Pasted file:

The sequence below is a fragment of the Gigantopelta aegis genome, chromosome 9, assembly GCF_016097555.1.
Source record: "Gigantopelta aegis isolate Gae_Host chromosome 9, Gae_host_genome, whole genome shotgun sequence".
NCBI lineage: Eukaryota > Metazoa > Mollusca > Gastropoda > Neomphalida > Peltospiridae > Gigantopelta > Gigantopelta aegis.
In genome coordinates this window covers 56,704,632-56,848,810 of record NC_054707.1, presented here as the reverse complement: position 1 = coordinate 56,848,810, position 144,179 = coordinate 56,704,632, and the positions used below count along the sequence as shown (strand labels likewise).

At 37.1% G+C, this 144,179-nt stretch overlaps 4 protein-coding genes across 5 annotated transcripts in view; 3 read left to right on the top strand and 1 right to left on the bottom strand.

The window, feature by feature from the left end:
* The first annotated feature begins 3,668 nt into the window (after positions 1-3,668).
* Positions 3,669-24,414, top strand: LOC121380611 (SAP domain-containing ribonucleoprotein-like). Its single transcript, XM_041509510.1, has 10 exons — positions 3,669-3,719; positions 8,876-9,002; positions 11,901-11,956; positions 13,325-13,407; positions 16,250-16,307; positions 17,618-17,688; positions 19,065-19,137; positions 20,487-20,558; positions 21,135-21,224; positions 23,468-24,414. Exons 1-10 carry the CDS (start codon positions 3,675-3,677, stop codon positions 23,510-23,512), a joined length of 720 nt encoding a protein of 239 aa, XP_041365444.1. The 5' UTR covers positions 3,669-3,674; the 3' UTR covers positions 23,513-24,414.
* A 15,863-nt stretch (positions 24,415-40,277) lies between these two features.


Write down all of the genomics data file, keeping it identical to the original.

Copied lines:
The sequence below is a fragment of the Gigantopelta aegis genome, chromosome 9, assembly GCF_016097555.1.
Source record: "Gigantopelta aegis isolate Gae_Host chromosome 9, Gae_host_genome, whole genome shotgun sequence".
NCBI lineage: Eukaryota > Metazoa > Mollusca > Gastropoda > Neomphalida > Peltospiridae > Gigantopelta > Gigantopelta aegis.
In genome coordinates this window covers 56,704,632-56,848,810 of record NC_054707.1, presented here as the reverse complement: position 1 = coordinate 56,848,810, position 144,179 = coordinate 56,704,632, and the positions used below count along the sequence as shown (strand labels likewise).

At 37.1% G+C, this 144,179-nt stretch overlaps 4 protein-coding genes across 5 annotated transcripts in view; 3 read left to right on the top strand and 1 right to left on the bottom strand.

The window, feature by feature from the left end:
* The first annotated feature begins 3,668 nt into the window (after positions 1-3,668).
* Positions 3,669-24,414, top strand: LOC121380611 (SAP domain-containing ribonucleoprotein-like). Its single transcript, XM_041509510.1, has 10 exons — positions 3,669-3,719; positions 8,876-9,002; positions 11,901-11,956; positions 13,325-13,407; positions 16,250-16,307; positions 17,618-17,688; positions 19,065-19,137; positions 20,487-20,558; positions 21,135-21,224; positions 23,468-24,414. Exons 1-10 carry the CDS (start codon positions 3,675-3,677, stop codon positions 23,510-23,512), a joined length of 720 nt encoding a protein of 239 aa, XP_041365444.1. The 5' UTR covers positions 3,669-3,674; the 3' UTR covers positions 23,513-24,414.
* A 15,863-nt stretch (positions 24,415-40,277) lies between these two features.